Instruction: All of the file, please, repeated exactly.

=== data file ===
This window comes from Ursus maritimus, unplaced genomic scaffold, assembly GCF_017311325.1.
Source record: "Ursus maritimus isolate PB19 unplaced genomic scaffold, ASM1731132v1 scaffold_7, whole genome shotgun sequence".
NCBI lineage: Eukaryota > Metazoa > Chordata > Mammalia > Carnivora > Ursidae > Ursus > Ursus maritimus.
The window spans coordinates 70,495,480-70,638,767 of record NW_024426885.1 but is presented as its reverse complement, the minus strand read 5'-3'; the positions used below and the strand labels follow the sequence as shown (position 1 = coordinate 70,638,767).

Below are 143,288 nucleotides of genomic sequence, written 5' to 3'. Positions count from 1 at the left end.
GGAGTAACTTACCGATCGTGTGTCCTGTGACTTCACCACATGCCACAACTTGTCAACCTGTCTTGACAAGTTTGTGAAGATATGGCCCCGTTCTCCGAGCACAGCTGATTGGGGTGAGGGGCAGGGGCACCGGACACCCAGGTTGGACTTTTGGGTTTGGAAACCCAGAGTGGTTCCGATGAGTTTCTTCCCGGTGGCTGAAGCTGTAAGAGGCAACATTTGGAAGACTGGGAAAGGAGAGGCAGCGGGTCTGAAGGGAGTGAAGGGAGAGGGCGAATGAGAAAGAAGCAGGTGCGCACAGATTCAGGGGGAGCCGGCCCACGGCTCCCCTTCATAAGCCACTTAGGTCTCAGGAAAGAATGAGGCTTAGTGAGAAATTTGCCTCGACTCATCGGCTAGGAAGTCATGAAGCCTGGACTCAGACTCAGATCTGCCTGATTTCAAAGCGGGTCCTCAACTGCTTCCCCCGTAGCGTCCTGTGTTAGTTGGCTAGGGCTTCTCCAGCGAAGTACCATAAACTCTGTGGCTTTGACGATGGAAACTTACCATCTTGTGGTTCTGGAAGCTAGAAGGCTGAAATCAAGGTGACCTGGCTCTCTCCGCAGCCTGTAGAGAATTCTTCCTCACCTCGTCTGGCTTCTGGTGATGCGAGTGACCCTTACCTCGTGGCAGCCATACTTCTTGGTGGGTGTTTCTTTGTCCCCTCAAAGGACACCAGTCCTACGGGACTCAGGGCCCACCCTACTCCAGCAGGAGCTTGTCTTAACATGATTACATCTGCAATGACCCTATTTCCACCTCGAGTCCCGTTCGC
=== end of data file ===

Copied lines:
This window comes from Ursus maritimus, unplaced genomic scaffold, assembly GCF_017311325.1.
Source record: "Ursus maritimus isolate PB19 unplaced genomic scaffold, ASM1731132v1 scaffold_7, whole genome shotgun sequence".
NCBI lineage: Eukaryota > Metazoa > Chordata > Mammalia > Carnivora > Ursidae > Ursus > Ursus maritimus.
The window spans coordinates 70,495,480-70,638,767 of record NW_024426885.1 but is presented as its reverse complement, the minus strand read 5'-3'; the positions used below and the strand labels follow the sequence as shown (position 1 = coordinate 70,638,767).

Below are 143,288 nucleotides of genomic sequence, written 5' to 3'. Positions count from 1 at the left end.
GGAGTAACTTACCGATCGTGTGTCCTGTGACTTCACCACATGCCACAACTTGTCAACCTGTCTTGACAAGTTTGTGAAGATATGGCCCCGTTCTCCGAGCACAGCTGATTGGGGTGAGGGGCAGGGGCACCGGACACCCAGGTTGGACTTTTGGGTTTGGAAACCCAGAGTGGTTCCGATGAGTTTCTTCCCGGTGGCTGAAGCTGTAAGAGGCAACATTTGGAAGACTGGGAAAGGAGAGGCAGCGGGTCTGAAGGGAGTGAAGGGAGAGGGCGAATGAGAAAGAAGCAGGTGCGCACAGATTCAGGGGGAGCCGGCCCACGGCTCCCCTTCATAAGCCACTTAGGTCTCAGGAAAGAATGAGGCTTAGTGAGAAATTTGCCTCGACTCATCGGCTAGGAAGTCATGAAGCCTGGACTCAGACTCAGATCTGCCTGATTTCAAAGCGGGTCCTCAACTGCTTCCCCCGTAGCGTCCTGTGTTAGTTGGCTAGGGCTTCTCCAGCGAAGTACCATAAACTCTGTGGCTTTGACGATGGAAACTTACCATCTTGTGGTTCTGGAAGCTAGAAGGCTGAAATCAAGGTGACCTGGCTCTCTCCGCAGCCTGTAGAGAATTCTTCCTCACCTCGTCTGGCTTCTGGTGATGCGAGTGACCCTTACCTCGTGGCAGCCATACTTCTTGGTGGGTGTTTCTTTGTCCCCTCAAAGGACACCAGTCCTACGGGACTCAGGGCCCACCCTACTCCAGCAGGAGCTTGTCTTAACATGATTACATCTGCAATGACCCTATTTCCACCTCGAGTCCCGTTCGC